Christopher Norris argues for and constructs a new approach to philosophy of mind that combines naturalistic and rationalist perspectives usually thought to be at odds. "Re-Thinking the Cogito" seeks to combine a strongly naturalistic with a distinctively rationalist perspective on some nowadays much-discussed issues in philosophy of mind. Against the common view that they involve downright incompatible conceptions of mind, knowledge and ethics it seeks to unite a naturalism that draws on recent advances in neurophysiology and cognitive science with an outlook that gives full weight to those normative values at the heart of rationalist thought. True to the book's constructive spirit, Norris offers various detailed proposals for bringing the two approaches into a mutually enhancing - though also mutually provocative - relationship. He finds that claim strikingly prefigured in Spinoza's working-out of a non-reductive yet metaphysically uncompromising mind/body monism. Moreover he suggests how a thoroughly naturalised approach might yet become a locus of productive engagement with the work of an ultra-rationalist thinker such as Alain Badiou.
Thus Norris puts the case that physically embodied human thought has cognitive, intellectual and creative powers that cannot and need not be accounted for in terms of conscious (let alone self-conscious) reflection. "Continuum Studies in Philosophy" presents cutting-edge scholarship in all the major areas of research and study. The wholly original arguments, perspectives and research findings in titles in this series make it an important and stimulating resource for students and academics from a range of disciplines across the humanities and social sciences.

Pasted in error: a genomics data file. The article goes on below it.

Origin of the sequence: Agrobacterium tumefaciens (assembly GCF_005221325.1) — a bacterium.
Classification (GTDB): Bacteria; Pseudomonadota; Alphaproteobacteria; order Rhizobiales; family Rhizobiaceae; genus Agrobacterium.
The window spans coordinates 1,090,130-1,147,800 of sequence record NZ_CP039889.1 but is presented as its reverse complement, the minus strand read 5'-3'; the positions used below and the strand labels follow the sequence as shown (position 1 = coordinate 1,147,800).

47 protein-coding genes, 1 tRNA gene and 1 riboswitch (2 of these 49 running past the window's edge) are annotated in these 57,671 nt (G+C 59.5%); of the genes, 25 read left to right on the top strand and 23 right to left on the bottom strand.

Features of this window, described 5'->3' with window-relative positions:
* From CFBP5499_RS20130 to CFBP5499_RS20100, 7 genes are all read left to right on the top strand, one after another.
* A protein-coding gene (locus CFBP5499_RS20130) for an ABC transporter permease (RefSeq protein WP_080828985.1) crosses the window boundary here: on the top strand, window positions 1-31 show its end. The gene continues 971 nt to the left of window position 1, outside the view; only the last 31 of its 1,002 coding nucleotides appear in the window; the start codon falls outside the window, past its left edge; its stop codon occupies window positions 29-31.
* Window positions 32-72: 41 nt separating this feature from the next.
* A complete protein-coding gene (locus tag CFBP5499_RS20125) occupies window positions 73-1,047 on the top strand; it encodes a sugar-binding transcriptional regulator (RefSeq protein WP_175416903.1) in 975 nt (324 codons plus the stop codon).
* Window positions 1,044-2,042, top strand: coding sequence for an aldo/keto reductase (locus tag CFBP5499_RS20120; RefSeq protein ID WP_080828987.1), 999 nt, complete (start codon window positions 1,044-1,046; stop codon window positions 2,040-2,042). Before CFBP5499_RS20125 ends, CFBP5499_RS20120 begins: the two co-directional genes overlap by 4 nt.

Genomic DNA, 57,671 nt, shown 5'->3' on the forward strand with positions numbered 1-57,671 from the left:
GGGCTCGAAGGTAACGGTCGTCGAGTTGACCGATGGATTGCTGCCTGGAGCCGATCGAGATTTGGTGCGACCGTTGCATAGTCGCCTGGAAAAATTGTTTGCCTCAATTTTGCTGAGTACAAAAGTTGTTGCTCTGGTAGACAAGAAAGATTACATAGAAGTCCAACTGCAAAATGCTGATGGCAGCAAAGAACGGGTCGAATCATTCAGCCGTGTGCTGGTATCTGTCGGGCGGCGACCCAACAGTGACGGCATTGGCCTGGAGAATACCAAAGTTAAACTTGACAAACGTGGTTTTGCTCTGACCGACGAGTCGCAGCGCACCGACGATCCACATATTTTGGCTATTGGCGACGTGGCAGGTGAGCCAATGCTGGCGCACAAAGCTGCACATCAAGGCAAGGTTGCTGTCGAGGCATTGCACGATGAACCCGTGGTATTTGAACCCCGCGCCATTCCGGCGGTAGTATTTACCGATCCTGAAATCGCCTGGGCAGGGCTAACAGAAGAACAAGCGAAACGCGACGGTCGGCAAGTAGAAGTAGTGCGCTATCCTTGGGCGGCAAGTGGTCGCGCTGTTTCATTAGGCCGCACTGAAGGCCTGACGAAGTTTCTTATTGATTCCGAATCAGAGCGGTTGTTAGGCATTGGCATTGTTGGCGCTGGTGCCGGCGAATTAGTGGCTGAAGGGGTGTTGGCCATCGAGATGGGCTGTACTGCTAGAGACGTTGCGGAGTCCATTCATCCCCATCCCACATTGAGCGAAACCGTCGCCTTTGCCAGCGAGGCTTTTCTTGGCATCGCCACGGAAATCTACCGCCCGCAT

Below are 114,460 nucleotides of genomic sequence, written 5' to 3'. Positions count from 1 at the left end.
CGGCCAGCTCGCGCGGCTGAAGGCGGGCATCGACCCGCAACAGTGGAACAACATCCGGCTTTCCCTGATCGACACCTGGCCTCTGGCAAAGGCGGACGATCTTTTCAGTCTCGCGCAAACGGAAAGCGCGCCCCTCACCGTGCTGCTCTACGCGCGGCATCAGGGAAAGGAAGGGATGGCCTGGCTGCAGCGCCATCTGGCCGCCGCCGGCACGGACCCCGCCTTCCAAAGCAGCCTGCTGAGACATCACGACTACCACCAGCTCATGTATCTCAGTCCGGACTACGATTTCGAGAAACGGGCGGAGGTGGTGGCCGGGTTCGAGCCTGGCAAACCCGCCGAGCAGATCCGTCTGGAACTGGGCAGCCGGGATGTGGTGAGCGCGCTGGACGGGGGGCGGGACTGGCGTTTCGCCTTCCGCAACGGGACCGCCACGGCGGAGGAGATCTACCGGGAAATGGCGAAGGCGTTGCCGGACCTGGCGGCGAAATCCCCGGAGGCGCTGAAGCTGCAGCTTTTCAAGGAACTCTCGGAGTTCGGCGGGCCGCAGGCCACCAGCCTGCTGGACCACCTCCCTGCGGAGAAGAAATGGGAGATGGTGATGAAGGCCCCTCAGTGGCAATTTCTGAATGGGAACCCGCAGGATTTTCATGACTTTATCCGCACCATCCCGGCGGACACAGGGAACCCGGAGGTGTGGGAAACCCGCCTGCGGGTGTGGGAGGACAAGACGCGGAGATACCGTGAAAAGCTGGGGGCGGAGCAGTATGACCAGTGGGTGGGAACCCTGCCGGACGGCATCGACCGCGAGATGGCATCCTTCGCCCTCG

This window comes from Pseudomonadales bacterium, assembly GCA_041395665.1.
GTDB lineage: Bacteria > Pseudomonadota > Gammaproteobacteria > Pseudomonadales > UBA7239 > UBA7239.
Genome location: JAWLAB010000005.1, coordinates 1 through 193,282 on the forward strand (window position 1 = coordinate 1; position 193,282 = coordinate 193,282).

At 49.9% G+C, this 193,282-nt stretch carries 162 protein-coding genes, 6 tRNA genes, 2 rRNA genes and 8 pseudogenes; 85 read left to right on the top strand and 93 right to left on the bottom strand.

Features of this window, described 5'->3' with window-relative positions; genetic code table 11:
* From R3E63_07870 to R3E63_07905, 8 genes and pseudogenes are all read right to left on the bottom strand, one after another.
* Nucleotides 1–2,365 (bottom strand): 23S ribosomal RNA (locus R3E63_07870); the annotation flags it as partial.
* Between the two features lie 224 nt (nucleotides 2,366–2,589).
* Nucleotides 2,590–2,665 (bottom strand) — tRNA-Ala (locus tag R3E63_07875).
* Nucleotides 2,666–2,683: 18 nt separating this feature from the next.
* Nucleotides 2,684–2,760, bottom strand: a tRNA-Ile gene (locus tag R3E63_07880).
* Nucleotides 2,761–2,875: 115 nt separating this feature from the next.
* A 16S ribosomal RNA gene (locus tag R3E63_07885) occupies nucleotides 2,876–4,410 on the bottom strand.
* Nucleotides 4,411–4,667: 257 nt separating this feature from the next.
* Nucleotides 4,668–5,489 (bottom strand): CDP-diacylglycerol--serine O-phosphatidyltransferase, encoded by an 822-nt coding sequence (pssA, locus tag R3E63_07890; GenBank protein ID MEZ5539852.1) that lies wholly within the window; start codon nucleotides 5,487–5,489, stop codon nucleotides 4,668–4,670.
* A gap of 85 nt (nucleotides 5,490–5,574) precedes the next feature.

Christopher Norris is the author of numerous books on aspects of philosophy, critical theory, and modern intellectual history. He is Distinguished Research Professor in Philosophy at the University of Cardiff and has taught at many universities in India, Australia, Spain, Germany, Canada, China, the US, and elsewhere.
Foreword Introduction; 1. Living with Naturalism, Full-Strength: Why Philosophers Find it Hard; 2. Frankfurt on Second-Order Desires and the Concept of a Person; 3 Re-Thinking the Cogito: Thought, Knowledge and the Limits of Consciousness; 4. Catching Up with Spinoza: Naturalism, Rationalism and Cognitive Science; 5. Alain Badiou: Rationalism, Ethics, and the Venture of Thought; Bibliography; Index.